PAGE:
Nitric oxide donation lowers blood pressure in adrenocorticotrophic hormone-induced hypertensive rats

Miles C. Andrews, Christopher G. Schyvens, Yi Zhang, Katja U.S. McKenzie, Judith A. Whitworth

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Adrenocorticotrophic hormone (ACTH) elevates systolic blood pressure (SBP) and lowers plasma reactive nitrogen intermediates in rats. We assessed the ability of NO donation from isosorbide dinitrate (ISDN) to prevent or reverse the hypertension caused by ACTH. In the prevention study, male Sprague Dawley rats were treated with ACTH (0.2 mg/kg/day) or saline control for 8 days, with either concurrent ISDN (100 mg/kg/day) via the drinking water or water alone. Animals receiving ISDN via the drinking water were provided with nitrate-free water for 8 hours every day. In the reversal study ISDN (100 mg/kg) or vehicle was given as a single oral dose on day 8. SBP was measured daily by the indirect tail-cuff method in conscious, restrained rats. ACTH caused a significant increase in SBP compared with saline (P < 0.0015). In the prevention study, chronic administration of ISDN (100 mg/kg/day) did not affect the SBP in either group. In the reversal study, ISDN significantly lowered SBP in ACTH-treated rats at 1 and 2.5 hours (132 ± 3 mmHg (1 h) and 131 ± 2 mmHg (2.5 h) versus 143 ± 3 mmHg (0 h), P < 0.002), but not to control levels. It had no effect in control (saline treated) rats. In conclusion, the lowering of SBP by NO donation is consistent with the notion that ACTH-induced hypertension involves an impaired bioavailability or action of NO in vivo.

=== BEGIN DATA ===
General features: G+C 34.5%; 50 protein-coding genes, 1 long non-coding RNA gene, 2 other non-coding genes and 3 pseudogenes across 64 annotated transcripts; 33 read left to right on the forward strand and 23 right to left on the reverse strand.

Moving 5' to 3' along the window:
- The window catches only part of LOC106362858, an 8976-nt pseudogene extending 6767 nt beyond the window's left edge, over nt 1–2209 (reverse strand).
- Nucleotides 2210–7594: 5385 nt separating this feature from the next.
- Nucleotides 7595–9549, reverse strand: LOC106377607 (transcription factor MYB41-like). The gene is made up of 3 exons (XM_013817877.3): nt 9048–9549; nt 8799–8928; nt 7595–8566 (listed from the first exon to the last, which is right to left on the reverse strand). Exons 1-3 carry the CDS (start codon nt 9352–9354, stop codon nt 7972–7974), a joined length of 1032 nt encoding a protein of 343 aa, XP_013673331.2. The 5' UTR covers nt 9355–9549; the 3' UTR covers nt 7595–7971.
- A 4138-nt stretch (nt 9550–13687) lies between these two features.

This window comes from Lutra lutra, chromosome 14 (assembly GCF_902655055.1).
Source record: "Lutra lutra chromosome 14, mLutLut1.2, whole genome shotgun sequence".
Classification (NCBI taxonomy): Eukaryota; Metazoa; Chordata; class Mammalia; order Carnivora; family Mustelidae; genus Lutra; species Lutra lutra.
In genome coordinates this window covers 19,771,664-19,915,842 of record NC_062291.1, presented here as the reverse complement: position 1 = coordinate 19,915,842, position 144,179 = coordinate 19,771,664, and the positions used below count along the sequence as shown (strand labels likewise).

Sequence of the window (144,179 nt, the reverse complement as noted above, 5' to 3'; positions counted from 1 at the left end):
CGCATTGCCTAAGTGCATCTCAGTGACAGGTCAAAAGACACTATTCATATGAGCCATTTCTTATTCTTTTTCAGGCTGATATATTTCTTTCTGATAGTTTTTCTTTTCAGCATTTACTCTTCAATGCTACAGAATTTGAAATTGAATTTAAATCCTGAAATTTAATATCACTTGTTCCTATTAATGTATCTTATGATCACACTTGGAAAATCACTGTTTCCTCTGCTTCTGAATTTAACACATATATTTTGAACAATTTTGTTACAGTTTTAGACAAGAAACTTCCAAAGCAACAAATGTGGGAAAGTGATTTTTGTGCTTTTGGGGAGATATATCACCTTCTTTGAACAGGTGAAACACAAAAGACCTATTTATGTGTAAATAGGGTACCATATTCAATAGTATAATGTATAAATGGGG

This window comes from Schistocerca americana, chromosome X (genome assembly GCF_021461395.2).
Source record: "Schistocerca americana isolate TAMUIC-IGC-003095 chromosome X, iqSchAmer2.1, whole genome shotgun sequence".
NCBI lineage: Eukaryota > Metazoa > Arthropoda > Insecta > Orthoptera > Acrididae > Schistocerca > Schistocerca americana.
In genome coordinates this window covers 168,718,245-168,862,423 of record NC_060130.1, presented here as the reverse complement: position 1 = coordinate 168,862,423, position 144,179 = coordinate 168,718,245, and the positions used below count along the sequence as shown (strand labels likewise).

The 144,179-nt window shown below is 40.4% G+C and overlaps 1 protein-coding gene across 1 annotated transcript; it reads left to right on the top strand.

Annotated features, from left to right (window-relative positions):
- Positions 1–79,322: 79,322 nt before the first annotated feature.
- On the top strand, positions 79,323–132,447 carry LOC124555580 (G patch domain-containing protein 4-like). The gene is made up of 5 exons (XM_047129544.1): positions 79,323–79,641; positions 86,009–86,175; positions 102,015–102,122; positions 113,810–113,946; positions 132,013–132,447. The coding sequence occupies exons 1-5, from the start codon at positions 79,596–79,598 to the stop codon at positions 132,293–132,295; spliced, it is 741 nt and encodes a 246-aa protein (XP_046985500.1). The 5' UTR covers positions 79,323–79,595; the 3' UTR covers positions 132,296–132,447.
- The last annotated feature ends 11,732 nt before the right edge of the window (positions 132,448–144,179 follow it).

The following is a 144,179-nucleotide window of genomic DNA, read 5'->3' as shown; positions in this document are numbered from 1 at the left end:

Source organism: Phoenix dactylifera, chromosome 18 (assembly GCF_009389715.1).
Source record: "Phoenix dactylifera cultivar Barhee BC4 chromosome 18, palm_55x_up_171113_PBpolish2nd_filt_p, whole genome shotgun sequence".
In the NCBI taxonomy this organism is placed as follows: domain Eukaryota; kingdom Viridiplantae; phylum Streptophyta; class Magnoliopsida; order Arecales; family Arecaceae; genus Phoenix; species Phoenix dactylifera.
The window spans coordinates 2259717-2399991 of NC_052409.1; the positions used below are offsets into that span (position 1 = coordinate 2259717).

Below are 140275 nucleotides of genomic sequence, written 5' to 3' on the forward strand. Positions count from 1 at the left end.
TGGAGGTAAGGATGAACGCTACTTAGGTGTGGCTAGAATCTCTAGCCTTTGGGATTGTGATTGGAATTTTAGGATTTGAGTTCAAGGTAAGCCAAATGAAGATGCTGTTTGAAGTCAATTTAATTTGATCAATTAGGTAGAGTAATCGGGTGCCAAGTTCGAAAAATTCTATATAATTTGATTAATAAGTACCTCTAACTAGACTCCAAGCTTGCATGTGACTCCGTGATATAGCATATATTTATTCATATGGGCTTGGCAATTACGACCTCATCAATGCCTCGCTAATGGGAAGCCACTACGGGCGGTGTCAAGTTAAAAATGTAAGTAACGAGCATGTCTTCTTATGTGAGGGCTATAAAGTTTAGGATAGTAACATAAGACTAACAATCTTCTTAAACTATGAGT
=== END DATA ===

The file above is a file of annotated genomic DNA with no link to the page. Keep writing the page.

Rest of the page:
Original languageEnglish
Pages (from-to)499-509
Number of pages11
JournalClinical and Experimental Hypertension
Issue number6
Publication statusPublished - 1 Aug 2004
Externally publishedYes


  • Adrenocorticotrophic hormone
  • Glucocorticoids
  • Hypertension
  • Isosorbide dinitrate
  • Nitric oxide

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